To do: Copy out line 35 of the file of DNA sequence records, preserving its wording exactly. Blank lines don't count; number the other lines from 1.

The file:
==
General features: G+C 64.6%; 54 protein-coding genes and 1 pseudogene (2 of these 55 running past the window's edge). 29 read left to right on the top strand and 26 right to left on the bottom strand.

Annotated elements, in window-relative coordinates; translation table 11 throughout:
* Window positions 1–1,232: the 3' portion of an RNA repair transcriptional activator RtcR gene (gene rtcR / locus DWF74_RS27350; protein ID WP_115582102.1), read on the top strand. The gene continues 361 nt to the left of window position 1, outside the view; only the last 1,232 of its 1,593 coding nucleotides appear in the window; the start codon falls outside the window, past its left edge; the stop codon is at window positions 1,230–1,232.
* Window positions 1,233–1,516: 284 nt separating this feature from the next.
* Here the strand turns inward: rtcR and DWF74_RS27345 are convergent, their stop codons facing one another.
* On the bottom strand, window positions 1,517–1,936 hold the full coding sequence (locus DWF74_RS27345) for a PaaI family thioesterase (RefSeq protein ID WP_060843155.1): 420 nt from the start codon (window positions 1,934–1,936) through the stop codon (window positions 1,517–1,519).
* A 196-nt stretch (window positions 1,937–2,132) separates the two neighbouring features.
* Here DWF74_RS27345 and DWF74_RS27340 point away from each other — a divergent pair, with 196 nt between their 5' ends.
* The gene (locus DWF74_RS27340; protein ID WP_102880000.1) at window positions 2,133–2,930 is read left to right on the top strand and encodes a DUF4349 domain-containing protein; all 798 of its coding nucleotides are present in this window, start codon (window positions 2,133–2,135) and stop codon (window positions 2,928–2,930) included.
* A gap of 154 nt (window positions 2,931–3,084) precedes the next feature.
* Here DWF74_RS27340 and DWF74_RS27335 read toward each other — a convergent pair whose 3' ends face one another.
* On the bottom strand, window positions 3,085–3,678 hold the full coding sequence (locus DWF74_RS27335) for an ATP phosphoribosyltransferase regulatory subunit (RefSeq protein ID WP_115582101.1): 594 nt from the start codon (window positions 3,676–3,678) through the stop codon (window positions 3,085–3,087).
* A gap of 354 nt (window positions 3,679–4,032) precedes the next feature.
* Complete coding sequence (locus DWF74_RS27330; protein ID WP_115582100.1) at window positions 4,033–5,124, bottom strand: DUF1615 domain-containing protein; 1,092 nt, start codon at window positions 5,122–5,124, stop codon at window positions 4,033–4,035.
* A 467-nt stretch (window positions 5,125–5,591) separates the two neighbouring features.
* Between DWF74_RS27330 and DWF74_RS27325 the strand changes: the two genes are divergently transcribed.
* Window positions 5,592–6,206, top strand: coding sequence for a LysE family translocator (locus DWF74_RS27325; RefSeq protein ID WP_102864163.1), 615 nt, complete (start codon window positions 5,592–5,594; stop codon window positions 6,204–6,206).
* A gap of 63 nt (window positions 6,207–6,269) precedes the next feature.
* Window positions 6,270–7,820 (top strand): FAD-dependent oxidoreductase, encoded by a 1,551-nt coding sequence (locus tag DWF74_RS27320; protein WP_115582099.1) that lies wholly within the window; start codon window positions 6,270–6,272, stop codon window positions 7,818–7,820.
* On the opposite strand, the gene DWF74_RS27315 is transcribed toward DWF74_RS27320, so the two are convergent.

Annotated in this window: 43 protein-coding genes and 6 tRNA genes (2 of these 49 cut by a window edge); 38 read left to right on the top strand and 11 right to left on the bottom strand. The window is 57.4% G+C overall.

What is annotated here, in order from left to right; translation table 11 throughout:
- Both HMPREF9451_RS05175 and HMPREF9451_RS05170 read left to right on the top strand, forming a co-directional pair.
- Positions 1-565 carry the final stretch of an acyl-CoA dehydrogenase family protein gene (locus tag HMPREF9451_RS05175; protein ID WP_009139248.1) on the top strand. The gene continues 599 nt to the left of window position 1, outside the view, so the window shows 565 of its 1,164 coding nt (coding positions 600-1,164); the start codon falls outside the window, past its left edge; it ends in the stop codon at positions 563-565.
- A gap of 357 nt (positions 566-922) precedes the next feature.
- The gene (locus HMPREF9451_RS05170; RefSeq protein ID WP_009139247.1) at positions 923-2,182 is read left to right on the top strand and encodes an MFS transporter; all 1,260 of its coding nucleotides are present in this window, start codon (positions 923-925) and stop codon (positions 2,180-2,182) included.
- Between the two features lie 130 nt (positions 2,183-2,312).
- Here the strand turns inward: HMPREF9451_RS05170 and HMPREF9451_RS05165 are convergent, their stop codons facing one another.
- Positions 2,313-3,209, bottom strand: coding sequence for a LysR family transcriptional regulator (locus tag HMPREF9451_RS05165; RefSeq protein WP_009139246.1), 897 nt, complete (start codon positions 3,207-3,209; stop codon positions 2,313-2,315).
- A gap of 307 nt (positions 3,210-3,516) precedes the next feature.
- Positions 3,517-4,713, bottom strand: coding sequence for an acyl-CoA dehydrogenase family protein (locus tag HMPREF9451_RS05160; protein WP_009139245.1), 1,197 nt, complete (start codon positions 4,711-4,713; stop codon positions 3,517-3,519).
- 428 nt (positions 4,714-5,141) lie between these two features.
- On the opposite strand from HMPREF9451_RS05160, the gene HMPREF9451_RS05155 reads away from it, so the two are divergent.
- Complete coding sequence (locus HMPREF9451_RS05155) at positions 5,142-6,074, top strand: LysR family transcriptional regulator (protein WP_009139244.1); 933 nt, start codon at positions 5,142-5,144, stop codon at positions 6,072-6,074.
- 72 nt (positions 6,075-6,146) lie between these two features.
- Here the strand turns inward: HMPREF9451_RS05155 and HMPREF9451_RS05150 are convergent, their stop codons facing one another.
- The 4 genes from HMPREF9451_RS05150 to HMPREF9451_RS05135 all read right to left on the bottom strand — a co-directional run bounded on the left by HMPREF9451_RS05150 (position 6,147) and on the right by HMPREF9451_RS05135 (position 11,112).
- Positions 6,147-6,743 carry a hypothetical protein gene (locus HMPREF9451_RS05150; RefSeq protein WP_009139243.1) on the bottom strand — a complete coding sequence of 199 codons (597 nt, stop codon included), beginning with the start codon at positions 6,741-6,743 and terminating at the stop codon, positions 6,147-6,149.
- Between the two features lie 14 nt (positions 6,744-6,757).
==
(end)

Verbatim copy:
- 72 nt (positions 6,075-6,146) lie between these two features.